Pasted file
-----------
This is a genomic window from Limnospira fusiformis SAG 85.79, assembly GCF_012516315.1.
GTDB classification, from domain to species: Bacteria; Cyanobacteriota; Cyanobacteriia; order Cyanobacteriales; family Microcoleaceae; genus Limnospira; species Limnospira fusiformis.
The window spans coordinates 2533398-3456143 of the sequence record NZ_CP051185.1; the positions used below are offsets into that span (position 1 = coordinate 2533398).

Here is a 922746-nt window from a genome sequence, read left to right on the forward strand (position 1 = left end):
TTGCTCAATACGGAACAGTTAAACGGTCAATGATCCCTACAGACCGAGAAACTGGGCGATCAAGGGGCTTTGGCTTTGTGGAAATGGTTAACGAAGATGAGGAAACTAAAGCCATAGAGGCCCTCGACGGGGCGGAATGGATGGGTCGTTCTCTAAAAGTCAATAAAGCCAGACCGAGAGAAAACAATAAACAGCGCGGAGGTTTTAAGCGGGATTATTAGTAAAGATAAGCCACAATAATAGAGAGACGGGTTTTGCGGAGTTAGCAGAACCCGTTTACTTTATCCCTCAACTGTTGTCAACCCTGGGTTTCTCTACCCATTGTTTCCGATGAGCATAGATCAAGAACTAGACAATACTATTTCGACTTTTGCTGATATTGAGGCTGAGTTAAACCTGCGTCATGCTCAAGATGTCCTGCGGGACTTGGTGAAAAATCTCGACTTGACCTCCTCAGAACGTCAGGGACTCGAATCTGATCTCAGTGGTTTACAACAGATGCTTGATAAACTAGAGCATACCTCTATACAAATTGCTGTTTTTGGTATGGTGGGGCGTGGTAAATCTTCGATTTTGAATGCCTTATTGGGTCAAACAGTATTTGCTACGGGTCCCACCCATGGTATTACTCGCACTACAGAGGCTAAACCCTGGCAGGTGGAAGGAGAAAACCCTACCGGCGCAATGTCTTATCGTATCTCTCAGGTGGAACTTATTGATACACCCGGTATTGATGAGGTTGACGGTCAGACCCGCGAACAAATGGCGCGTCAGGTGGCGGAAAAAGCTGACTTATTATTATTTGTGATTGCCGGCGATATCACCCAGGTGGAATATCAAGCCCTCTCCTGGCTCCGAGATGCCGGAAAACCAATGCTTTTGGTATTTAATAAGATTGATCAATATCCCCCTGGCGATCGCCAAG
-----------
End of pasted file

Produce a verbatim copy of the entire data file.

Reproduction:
This is a genomic window from Limnospira fusiformis SAG 85.79, assembly GCF_012516315.1.
GTDB classification, from domain to species: Bacteria; Cyanobacteriota; Cyanobacteriia; order Cyanobacteriales; family Microcoleaceae; genus Limnospira; species Limnospira fusiformis.
The window spans coordinates 2533398-3456143 of the sequence record NZ_CP051185.1; the positions used below are offsets into that span (position 1 = coordinate 2533398).

Here is a 922746-nt window from a genome sequence, read left to right on the forward strand (position 1 = left end):
TTGCTCAATACGGAACAGTTAAACGGTCAATGATCCCTACAGACCGAGAAACTGGGCGATCAAGGGGCTTTGGCTTTGTGGAAATGGTTAACGAAGATGAGGAAACTAAAGCCATAGAGGCCCTCGACGGGGCGGAATGGATGGGTCGTTCTCTAAAAGTCAATAAAGCCAGACCGAGAGAAAACAATAAACAGCGCGGAGGTTTTAAGCGGGATTATTAGTAAAGATAAGCCACAATAATAGAGAGACGGGTTTTGCGGAGTTAGCAGAACCCGTTTACTTTATCCCTCAACTGTTGTCAACCCTGGGTTTCTCTACCCATTGTTTCCGATGAGCATAGATCAAGAACTAGACAATACTATTTCGACTTTTGCTGATATTGAGGCTGAGTTAAACCTGCGTCATGCTCAAGATGTCCTGCGGGACTTGGTGAAAAATCTCGACTTGACCTCCTCAGAACGTCAGGGACTCGAATCTGATCTCAGTGGTTTACAACAGATGCTTGATAAACTAGAGCATACCTCTATACAAATTGCTGTTTTTGGTATGGTGGGGCGTGGTAAATCTTCGATTTTGAATGCCTTATTGGGTCAAACAGTATTTGCTACGGGTCCCACCCATGGTATTACTCGCACTACAGAGGCTAAACCCTGGCAGGTGGAAGGAGAAAACCCTACCGGCGCAATGTCTTATCGTATCTCTCAGGTGGAACTTATTGATACACCCGGTATTGATGAGGTTGACGGTCAGACCCGCGAACAAATGGCGCGTCAGGTGGCGGAAAAAGCTGACTTATTATTATTTGTGATTGCCGGCGATATCACCCAGGTGGAATATCAAGCCCTCTCCTGGCTCCGAGATGCCGGAAAACCAATGCTTTTGGTATTTAATAAGATTGATCAATATCCCCCTGGCGATCGCCAAG